Nobel-winning US economist Joseph Stiglitz and Swiss anti-corruption expert Mark Pieth has said that a dispute over transparency had prompted them to quit a panel on reforming Panama's finance sector.
Nobel-winning US economist Joseph Stiglitz and Swiss anti-corruption expert Mark Pieth has said that a dispute over transparency had prompted them to quit a panel on reforming Panama’s finance sector.
The pair resigned on Friday from the committee, which the Panamanian government set up in a declared bid to reform the country’s tarnished financial services after the “Panama Papers” scandal erupted in April.
Joseph Stiglitz, a professor at Columbia University in New York who won the Nobel Prize in 2001, told AFP yesterday that he was “shocked” and “very disappointed.” The pair had been “very reluctant to resign,” he said.
“In our first meeting we made it clear that we couldn’t proceed unless there was a commitment from the government to make our report public and it refused to make that commitment,” he said.
“We were just shocked. How could you have a committee on transparency that itself was not going to be transparent?”
In a statement, Stiglitz and Pieth said they believed restrictions on defining the scope of their work, on speaking freely and on guarantees that the report would be released were “tantamount to censorship.”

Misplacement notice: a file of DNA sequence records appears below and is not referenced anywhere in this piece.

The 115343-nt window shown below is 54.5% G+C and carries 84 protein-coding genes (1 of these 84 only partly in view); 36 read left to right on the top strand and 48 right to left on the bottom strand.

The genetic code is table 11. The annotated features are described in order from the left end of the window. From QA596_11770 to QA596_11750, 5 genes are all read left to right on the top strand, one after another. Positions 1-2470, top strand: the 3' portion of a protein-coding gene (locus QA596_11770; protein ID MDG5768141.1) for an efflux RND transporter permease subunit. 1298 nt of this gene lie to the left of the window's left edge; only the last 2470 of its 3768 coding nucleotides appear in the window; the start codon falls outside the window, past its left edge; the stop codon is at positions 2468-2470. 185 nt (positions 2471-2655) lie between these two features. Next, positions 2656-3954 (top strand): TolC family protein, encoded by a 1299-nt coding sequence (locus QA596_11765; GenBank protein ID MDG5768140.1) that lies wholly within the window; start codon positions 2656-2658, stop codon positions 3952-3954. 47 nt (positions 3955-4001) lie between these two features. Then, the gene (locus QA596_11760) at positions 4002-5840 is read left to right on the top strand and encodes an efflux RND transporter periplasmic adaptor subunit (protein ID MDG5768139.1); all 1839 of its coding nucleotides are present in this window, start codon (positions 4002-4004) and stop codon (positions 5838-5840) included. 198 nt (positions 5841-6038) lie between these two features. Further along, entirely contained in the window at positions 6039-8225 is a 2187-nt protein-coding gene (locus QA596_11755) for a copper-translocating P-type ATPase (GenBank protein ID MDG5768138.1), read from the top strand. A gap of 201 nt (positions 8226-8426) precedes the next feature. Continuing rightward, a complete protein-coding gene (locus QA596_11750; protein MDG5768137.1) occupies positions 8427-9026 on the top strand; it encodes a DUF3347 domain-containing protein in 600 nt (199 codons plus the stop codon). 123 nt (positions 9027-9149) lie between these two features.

In April, media outlets published details of murky offshore financial dealings gleaned from 11.5 million leaked documents from a Panamanian law firm — the so-called “Panama Papers.”
The leaks put a host of high-profile politicians, celebrities and sports stars in the hot seat over their assets in tax havens.
Scrambling to clean up its image, Panama created a seven-member expert committee to recommend reforms on strengthening the transparency of its legal and financial system.
It was scheduled to report to Panama’s president and government by the end of 2016. Stiglitz was named as its head.
“The vice president flew up to New York to Columbia to try to talk to me, to persuade me to participate in this,” he told AFP in a phone interview.
“It seemed as if there was a real commitment,” he said.
“I think they were trying to respond to the fire that was raging and may not have thought about how they managed some of the domestic politics,” he said.
At the first meeting in June, the committee agreed that the Panamanian government had to publish the report, Stiglitz and Pieth said.
On July 29, Stiglitz said they were told the government would not provide the necessary assurances, and attempts to intercede with the vice president and president through intermediaries “got nowhere.”